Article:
"Any other interpretation would simply render criminal conviction an unavoidable occasional consequence of duck hunting and deny the sport to those such as, say, judges who might find such a consequence unacceptable." United States v. Delahoussaye, 573 F.2d 910, 912-913 (5th Cir. 1978).

The Fifth Circuit does not follow the strict liability standard to this day.

Our Association's recommendation is consistent with the Fifth Circuit's decision. Liability should require that a hunter knows or reasonably should know that an area being hunted is baited. Our proposal is essentially identical to H.R. 2863. This bill does not mean that hunters will have a "free pass" to hunt over a baited field. Quite the contrary. Hunters would be responsible for taking reasonable efforts to ensure they are not attempting to take migratory game birds by the aid of bait or baiting. Indeed, as the court in Delahoussaye stated, a hunter can reasonably be asked to take the precaution of clearing the area before he or she hunts. Hunters should ask the guide, manager or landowner about the presence of bait, inspect the hunting area personally and assess the behavior of the hunted birds. Under the proposed standard of liability, the hunter will be judged, not just on whether he or she knew the area was baited, but also on whether he or she should have known the area was a baited area.

I have heard it said that this bill will require state and federal agents to prove hunter knowledge and intent. Allow me to set the record straight. This bill would not require an officer to prove the hunter's intent. Nor will this bill require knowledge on the hunter's part. It merely requires that the hunter should reasonably have known the area was baited.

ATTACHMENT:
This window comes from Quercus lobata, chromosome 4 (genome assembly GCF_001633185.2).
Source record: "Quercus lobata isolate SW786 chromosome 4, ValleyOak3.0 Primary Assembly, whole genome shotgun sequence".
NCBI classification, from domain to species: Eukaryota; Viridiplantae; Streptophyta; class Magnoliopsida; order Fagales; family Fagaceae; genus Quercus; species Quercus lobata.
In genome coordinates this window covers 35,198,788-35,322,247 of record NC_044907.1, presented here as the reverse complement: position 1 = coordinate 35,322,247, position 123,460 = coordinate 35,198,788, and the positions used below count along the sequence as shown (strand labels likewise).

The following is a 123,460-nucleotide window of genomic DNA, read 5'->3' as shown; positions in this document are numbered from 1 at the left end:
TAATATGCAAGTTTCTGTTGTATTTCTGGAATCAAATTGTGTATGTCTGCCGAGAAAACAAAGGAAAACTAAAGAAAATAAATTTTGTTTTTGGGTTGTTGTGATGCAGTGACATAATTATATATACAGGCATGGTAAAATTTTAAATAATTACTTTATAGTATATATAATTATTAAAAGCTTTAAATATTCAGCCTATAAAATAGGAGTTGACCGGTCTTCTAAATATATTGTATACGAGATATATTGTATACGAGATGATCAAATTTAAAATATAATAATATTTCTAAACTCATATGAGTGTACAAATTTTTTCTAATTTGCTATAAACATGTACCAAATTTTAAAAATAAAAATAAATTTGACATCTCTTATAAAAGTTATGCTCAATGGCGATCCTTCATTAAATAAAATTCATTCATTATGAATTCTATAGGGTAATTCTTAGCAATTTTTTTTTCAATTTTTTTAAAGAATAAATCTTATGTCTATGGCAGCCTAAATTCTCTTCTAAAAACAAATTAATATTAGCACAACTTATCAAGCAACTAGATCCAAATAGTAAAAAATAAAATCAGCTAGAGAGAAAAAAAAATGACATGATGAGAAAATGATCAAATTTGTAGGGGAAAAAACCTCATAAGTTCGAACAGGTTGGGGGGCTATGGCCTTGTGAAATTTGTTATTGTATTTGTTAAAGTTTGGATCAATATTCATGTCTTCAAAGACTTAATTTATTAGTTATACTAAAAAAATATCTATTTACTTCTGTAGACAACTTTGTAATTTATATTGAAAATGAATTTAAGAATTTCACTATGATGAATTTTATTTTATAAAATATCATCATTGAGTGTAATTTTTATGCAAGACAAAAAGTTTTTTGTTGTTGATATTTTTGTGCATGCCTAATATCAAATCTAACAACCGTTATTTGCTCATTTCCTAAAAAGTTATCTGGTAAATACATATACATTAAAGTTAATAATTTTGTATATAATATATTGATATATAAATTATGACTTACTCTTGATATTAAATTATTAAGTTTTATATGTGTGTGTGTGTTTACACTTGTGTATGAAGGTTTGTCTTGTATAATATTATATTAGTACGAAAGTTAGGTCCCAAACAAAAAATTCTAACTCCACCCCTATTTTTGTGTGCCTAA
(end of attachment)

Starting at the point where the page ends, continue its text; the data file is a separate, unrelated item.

I have also been told that all a hunter would have to do to avoid a citation is to claim not to have known about the presence of bait. That is also not accurate. At issue here is whether the hunter should have known - either by an inspection of the area or by the behavior of the birds. The issue is not whether the hunter did or did not in fact know.

Some have complained that it will be impossible to obtain convictions under the Delahoussaye standard. We have seen no data to support that claim and are not aware of any significant difference in rates of conviction or pleas of guilty between states currently under the Delahoussaye standard and those that are not. Let me provide one example. Fish and Wildlife Service agents are on record stating that migratory bird baiting cases have dropped precipitously in Louisiana during the last decade. The agents attribute the decline to better state/federal cooperation, negative publicity about the extent of baiting and tougher penalties handed down by federal judges and magistrates. I would like to remind the committee that this "crack down" on illegal baiting and other related activities took place under the "knew or should have known" Delahoussaye standard of liability as proposed by this bill.